By Maya Rao

A Socialist candidate running for a south Minneapolis council seat was arrested Wednesday for refusal to disburse and interfering with traffic, along with a dozen other people rallying outside of Wells Fargo in support of greater rights for homeowners.

“The arrests were a form of civil disobedience to draw attention to the emergency that exists in the housing crisis,” said Ty Moore, 35, who spent most of the night in jail.

The Powderhorn resident said the rally of several hundred, organized by Occupy Homes Minnesota, began at 5th Avenue S., between 35th and 36th Street, at the home of a woman who is facing foreclosure. Then they traveled to 33rd St. and 2nd Avenue South, where a homeless woman moved in with her four children to an empty, bank-owned house, to advocate that she be allowed to stay.

On Wells Fargo's home mortgage campus nearby, Moore said, members of the group then took turns speaking about housing issues and called on Wells Fargo to put a moratorium on foreclosures and to reduce the principals for troubled mortgages down to market value.

Moore said that after security asked the group to leave, they moved onto E. 26th Street to continue protesting. The arrests occurred around 5:30 p.m., he said.

Police confirmed the arrests today.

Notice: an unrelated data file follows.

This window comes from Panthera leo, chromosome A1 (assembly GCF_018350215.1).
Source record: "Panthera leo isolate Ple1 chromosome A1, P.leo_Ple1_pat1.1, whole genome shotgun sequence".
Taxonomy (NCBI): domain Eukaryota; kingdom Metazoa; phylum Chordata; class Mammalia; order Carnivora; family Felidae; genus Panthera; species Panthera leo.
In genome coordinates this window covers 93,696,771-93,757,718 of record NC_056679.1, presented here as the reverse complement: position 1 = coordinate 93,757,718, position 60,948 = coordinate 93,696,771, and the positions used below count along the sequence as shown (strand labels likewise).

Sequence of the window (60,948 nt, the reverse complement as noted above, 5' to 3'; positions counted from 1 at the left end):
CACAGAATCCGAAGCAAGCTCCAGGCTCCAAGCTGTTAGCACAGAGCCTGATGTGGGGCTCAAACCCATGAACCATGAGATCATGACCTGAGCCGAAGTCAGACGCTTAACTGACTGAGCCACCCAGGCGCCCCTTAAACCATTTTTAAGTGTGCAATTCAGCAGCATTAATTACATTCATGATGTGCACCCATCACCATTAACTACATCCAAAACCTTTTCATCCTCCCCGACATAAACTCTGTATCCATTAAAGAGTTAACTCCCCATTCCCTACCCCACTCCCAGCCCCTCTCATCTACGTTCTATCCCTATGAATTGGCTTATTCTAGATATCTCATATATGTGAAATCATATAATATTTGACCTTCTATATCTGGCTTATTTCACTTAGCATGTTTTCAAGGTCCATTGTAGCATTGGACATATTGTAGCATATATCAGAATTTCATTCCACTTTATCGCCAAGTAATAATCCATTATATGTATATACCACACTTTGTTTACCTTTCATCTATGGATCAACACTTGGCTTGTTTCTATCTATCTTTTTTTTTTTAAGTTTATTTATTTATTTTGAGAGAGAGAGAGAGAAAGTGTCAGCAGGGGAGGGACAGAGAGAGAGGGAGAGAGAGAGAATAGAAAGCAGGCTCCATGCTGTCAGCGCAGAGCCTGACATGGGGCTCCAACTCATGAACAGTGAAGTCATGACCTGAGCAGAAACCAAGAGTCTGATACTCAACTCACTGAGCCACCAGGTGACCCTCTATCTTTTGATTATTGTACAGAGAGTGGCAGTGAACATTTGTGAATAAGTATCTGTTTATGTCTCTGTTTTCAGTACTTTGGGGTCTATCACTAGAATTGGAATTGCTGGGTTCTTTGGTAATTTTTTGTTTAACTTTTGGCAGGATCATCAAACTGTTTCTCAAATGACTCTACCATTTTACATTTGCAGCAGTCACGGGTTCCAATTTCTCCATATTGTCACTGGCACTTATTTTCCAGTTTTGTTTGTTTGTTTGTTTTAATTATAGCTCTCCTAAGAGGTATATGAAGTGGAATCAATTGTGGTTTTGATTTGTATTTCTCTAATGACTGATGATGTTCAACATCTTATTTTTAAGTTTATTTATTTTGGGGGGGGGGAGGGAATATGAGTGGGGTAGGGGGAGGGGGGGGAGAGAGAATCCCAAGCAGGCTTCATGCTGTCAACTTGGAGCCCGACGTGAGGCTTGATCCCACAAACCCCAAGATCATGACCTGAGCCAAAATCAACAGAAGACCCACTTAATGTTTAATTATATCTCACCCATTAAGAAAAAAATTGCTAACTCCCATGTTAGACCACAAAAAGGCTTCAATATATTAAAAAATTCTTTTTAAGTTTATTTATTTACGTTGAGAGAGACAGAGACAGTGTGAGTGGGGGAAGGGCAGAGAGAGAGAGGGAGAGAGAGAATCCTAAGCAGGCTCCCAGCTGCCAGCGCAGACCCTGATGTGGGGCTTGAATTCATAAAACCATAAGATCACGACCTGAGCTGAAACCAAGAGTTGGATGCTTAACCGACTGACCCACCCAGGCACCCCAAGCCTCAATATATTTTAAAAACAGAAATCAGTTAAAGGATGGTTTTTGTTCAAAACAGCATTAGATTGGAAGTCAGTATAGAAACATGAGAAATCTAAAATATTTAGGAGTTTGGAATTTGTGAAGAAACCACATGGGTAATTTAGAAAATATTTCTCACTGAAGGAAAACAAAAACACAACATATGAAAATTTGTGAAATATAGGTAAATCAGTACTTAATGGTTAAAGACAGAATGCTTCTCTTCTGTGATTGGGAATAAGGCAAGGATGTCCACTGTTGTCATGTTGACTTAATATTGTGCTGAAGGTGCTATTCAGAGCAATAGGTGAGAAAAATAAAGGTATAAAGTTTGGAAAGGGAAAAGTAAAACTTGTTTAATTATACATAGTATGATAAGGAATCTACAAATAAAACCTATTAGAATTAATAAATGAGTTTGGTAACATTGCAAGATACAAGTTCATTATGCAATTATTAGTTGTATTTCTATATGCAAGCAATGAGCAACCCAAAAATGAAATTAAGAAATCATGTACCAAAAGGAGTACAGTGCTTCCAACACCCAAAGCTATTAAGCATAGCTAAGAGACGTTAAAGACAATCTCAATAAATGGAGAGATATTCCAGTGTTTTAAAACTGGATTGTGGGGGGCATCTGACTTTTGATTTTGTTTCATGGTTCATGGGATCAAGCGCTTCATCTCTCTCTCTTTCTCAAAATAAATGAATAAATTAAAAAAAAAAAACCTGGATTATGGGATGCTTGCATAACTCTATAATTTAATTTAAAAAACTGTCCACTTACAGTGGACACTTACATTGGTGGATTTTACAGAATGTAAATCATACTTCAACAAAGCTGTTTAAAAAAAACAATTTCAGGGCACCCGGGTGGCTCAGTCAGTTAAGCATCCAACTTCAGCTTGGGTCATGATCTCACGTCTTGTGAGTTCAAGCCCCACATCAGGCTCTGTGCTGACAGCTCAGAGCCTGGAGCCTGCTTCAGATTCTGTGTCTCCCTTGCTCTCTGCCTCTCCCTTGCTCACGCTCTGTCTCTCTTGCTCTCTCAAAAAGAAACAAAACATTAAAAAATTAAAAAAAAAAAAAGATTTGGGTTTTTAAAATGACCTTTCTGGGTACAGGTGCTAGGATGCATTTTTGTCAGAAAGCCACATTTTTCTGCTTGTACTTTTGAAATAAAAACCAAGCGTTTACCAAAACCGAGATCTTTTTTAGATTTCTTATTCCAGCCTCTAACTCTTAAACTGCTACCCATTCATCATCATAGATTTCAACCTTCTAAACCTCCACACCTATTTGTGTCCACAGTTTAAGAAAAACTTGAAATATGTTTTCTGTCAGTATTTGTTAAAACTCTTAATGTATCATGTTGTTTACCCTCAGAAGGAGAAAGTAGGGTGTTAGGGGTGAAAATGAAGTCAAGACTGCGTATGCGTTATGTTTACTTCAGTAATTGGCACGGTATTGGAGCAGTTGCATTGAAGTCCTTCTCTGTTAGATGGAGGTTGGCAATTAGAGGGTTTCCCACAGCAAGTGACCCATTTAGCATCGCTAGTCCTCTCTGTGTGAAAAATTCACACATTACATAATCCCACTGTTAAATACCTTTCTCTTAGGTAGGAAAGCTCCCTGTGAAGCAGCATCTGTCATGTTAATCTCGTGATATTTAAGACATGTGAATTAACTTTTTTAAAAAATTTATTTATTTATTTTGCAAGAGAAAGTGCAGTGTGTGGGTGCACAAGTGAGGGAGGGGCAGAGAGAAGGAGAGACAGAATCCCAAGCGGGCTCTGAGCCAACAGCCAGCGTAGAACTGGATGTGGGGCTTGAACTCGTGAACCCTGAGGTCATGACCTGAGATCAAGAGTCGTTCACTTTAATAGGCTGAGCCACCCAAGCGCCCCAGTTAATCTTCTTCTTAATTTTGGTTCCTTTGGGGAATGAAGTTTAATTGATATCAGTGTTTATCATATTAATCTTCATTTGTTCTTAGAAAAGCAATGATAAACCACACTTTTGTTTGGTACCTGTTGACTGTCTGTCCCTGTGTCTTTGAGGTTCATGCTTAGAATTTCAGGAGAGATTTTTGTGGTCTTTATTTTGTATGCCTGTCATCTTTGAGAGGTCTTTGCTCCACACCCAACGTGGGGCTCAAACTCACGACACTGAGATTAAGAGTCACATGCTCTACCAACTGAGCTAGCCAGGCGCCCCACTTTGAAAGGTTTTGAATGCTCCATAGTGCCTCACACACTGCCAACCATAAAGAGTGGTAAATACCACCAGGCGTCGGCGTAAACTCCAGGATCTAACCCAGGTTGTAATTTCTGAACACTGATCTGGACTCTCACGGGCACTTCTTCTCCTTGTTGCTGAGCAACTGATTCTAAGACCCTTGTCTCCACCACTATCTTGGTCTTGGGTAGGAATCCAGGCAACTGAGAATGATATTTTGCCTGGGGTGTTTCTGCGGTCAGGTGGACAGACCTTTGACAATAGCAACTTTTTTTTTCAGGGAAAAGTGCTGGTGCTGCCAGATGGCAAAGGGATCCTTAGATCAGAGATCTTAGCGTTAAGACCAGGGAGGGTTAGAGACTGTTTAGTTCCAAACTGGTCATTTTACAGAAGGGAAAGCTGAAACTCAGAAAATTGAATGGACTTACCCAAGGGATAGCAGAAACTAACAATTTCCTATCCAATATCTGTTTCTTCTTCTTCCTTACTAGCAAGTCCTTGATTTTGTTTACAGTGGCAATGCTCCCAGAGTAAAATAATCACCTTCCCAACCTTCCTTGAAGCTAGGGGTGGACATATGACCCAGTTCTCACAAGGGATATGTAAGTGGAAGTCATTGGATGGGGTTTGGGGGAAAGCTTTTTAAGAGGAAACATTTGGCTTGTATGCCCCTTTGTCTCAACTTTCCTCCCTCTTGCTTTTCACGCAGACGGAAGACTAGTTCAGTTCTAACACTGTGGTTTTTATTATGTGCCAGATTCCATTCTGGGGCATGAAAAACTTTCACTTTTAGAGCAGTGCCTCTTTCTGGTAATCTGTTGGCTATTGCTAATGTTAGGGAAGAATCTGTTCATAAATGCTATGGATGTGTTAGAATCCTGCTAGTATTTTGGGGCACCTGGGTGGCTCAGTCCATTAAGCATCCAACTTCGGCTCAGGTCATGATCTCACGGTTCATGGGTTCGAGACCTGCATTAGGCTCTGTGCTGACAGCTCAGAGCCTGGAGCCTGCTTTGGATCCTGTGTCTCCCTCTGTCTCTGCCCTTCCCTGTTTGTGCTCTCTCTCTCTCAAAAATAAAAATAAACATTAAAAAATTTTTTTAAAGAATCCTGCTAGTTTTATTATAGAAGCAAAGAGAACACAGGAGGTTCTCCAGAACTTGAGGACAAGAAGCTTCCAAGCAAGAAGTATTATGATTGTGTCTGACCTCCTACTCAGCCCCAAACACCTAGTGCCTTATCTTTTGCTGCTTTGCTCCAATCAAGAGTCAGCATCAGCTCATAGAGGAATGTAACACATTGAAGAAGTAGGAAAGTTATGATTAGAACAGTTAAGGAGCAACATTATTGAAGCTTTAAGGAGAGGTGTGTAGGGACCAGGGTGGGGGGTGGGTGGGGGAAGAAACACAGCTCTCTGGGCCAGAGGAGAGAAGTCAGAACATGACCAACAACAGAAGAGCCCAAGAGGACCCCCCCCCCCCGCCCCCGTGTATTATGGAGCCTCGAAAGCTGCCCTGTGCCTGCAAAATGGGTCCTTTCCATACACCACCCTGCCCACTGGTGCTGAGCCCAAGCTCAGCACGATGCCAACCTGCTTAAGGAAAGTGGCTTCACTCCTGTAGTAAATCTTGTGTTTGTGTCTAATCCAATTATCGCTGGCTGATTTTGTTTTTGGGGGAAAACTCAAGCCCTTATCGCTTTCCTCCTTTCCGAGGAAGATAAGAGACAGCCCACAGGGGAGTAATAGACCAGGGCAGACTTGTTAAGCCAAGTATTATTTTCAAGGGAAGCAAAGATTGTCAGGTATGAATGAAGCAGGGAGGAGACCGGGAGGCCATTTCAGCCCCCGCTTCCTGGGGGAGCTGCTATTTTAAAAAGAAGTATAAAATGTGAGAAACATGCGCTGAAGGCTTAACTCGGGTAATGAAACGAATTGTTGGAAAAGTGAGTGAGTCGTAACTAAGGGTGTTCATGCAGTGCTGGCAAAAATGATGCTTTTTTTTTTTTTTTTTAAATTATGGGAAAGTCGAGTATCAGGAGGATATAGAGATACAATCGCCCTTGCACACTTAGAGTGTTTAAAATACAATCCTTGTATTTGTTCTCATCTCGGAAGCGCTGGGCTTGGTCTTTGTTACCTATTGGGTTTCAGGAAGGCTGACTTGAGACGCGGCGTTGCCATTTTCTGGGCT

"We will always respect the rights of Americans to peacefully assembly, and we welcome open and collaborative dialogue with our stakeholders ... Wells Fargo is a company with a long history of responsible lending, local community investment and involvement, and prudent risk management," said bank spokeswoman Peggy Gunn in an email.

Moore is running in the ninth ward, which is being vacated by Council Member Gary Schiff so he can campaign for mayor.

“A lot of people and a lot of politicians are worried that socialism is viewed as a dirty word, but I wear that label proudly,” said Moore, who won the endorsement of the Green Party.

He provides educational services for Socialist Alternative, an organization that desribes itself as fighting "against the exploitation and injustices people face every day." If elected, Moore said, he would push to have the city to stop having police enforce bank-ordered evictions of borrowers facing foreclosures. Moore also wants the city to buy back more vacant, foreclosed properties and turn them into subsidized public housing.